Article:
There are juicy rewards associated with taking large, edible fish—but also increased responsibilities.
Large pelagic fish can be the best table fare, or that same fish if handled without proper care, can be unfit to feed your dog. It all comes down to how you take care of your fish before it hits the deck. Tunas, swordfish, unintentional marlin kill: If it’s a long fight, and someone’s going to eat it, I’ll follow these iron-clad steps.
Think of it this way. A bluefin tuna that took two hours to bring to leader is heated up, as stressed as a deer run hard by a pack of hounds.
It helps immensely to let that fish cool off—even before the familiar icing stage. Here’s a little trick I learned from seasons in Nova Scotia, Canada. This is an easy step; it only requires taking some time before you pull the fish though the door. Anyone who has ever released a billfish has done this, by holding the bill and letting water run though the gills. You can see the color come back, the fish start to swim on its own, regaining its strength. In North Atlantic waters, many hook-and-line anglers do the same for bluefin: Place a line though its mouth and gill plate and swim the fish until you can see the fish is recovering. This cooling off period, they’ve determined, is a critical step in producing a sashimi-grade product.
The best bluefin in the world today is harpoon-caught, using an electric charged dart that kills the fish instantly. (Disclosure: This is how I make my living; if you’re curious about it, look up my book Harpoon, on Amazon.) That fish doesn’t even know what hit him. One minute the fish is enjoying the afternoon sun, the next it is on ice. This doesn’t mean a hook-caught fish can’t be the same quality; the hook fisherman just doesn’t have the ability kill their fish like a harpooner.
So, after we swim our fish, we now have a somewhat revived fish to deal with, what next? The key here is timing. Once you see the color return and the fish beginning to regain strength, either ike jime (a sharp steel rod driven into the brain; Google for howto videos) or slit the gills letting the fish bleed out. Now you are ready to pull the fish though the door. Very important note, for those of us fishing subtropical waters: You put a half-dead tuna fish on a leash, pretty good chance any sharks in the area will be licking their chops. Keep the fish close, so you can see the fish all the time, and yank it in ASAP if Jaws shows up. Use common sense here.
Some general tips: Harpoon or gaff wounds go on the down-side of the fish. Determine this before you yank the fish onboard. Once the fish is on deck, down-side is downside. Do not turn that fish over. The sheer weight of a 500-pound fish will bruise the down-side, unavoidably, so do not bruise both sides. Once I have my fish on deck, I immediately bleed the fish by making a cross cut about a foot up from the tail, a deep vertical knife cut slicing though the arteries, and then go back to the gill plates cutting all the way around the gill plate to ensure the fish is totally bled out. To avoid any measurement problems with the law, I’ll leave the head on, and gill and gut the fish though the gill plate; larger ones the head comes off. Flush the body cavity well with the washdown hose and stuff as much ice as you can into the cavity. On my boat I have two fish holds that can fit one monster or two smaller fish per side. I’ll cover the whole fish in ice.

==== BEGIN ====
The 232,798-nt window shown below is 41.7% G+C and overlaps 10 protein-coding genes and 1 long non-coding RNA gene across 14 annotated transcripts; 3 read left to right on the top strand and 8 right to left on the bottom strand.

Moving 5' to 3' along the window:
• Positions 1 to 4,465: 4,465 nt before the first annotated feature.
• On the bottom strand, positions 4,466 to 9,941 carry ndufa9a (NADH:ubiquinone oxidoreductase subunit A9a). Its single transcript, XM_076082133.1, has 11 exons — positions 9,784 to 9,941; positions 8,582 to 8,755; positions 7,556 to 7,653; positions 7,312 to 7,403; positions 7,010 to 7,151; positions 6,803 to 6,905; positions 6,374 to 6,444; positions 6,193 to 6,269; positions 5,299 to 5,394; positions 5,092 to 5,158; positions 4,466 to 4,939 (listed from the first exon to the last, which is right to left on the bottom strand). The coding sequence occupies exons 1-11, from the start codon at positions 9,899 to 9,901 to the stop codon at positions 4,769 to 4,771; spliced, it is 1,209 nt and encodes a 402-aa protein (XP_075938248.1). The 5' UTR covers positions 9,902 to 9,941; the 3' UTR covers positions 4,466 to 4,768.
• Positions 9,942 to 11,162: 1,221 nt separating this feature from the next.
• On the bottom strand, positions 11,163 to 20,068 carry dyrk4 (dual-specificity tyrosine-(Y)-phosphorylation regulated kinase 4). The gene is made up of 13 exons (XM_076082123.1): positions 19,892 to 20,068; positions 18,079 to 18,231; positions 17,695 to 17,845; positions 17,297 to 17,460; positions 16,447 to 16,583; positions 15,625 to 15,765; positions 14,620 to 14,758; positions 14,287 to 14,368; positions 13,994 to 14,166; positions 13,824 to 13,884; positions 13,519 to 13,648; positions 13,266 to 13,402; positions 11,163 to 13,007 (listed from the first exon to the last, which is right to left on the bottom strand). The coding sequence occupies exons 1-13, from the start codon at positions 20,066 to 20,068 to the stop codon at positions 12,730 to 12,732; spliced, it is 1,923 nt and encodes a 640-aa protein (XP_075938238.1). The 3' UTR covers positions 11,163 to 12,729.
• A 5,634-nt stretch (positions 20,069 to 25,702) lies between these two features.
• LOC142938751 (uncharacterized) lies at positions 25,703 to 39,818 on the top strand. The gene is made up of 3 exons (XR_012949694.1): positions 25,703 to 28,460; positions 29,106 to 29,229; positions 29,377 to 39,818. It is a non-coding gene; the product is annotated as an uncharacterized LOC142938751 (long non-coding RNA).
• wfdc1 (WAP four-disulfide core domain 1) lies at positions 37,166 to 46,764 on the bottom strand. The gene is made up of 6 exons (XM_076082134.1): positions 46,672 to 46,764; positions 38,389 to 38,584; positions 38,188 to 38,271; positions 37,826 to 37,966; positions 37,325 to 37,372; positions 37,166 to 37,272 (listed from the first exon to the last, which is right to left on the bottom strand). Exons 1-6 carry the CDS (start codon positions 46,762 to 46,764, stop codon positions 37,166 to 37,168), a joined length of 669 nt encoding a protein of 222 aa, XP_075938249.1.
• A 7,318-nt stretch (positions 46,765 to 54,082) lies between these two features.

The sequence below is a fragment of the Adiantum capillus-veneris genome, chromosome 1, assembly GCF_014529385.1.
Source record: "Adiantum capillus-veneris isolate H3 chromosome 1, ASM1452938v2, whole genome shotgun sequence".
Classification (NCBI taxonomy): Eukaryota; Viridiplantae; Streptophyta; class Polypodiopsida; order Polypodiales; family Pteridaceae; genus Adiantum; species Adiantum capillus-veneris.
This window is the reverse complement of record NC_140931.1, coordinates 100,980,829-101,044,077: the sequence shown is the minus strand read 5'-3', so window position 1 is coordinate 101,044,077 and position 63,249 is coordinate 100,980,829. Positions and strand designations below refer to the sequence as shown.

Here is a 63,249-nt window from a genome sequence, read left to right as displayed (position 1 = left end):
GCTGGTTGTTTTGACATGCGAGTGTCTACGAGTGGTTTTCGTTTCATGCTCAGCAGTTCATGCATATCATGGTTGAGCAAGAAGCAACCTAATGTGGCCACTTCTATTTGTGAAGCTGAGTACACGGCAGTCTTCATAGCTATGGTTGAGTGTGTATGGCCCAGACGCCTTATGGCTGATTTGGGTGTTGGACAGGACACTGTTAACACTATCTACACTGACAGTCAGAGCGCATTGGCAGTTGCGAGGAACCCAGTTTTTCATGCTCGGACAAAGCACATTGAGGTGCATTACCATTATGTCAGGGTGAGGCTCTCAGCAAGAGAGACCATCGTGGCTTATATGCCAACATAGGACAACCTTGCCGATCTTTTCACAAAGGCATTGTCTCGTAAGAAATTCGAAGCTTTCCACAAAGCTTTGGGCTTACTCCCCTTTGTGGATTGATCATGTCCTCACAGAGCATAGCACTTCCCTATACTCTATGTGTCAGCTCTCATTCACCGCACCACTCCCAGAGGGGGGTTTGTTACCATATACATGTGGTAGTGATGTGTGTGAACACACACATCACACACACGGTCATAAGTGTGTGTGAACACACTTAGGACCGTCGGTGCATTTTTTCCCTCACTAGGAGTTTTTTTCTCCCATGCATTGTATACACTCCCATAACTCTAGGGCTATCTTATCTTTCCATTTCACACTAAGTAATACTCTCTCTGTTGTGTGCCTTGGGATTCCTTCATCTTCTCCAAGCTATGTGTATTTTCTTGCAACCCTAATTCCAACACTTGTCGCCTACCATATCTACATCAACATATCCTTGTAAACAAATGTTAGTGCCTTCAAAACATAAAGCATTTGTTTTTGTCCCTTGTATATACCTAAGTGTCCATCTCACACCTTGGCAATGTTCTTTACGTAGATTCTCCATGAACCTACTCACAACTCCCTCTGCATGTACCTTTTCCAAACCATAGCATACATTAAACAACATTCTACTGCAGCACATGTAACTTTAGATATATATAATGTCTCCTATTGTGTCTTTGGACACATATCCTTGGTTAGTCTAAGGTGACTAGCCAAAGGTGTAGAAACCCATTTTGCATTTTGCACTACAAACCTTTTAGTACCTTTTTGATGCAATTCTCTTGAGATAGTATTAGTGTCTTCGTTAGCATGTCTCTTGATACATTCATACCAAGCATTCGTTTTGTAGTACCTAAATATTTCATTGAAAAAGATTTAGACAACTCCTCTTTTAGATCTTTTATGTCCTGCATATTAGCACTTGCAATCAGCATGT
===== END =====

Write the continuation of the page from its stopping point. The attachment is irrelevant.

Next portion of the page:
If you own a smaller center console, fill every cooler full of ice and bring a good brine bag. You want top quality fish, don’t leave the dock without a bag. There are heaps of bags on the market, a critical piece of equipment in this game. I use 100-inch Engel bags, which have held up for me since 2012.
Targeting swords in the Gulf of Mexico out of Destin, I don’t care about hanging a fish at the dock for a photograph, I only care about eating the beast. Remove head and guts as soon the fish is boated and clean the cavity with the washdown hose. I’ll pack as much ice into the body cavity as I can, then place my fish in the bag and use all the ice available to cover up the fish before zipping the bag up. The fish is coming out of 80-degree water, and the Florida temperatures will eat ice up way faster than up north.
Bring it Home … Or Send it Back?
If you luck into a truly large fish, such as a 100-pound yellowfin tuna or mature swordfish, think of different ways to use your catch and also how long you can store it. Or, whether release might be the better option.
A large king mackerel, for example, won’t keep well in the freezer but grilled fresh, it’s good eating. You might choose to smoke a bunch and have one meal today.
Other fish that do freeze well such as swordfish, cobia and dolphin can be vacuum sealed and frozen for months. It’s best to plan on keeping a few meals for yourself and sharing the rest. The likelihood of you catching more fresh fish before you use all of your frozen stock is pretty good and how often will you thaw a pack for dinner when you have fresh catch on hand?
A little advance planning will help you avoid unnecessarily wasting quality seafood. —George LaBonte, Boating Editor FS
Published Florida Sportsman Magazine June 2020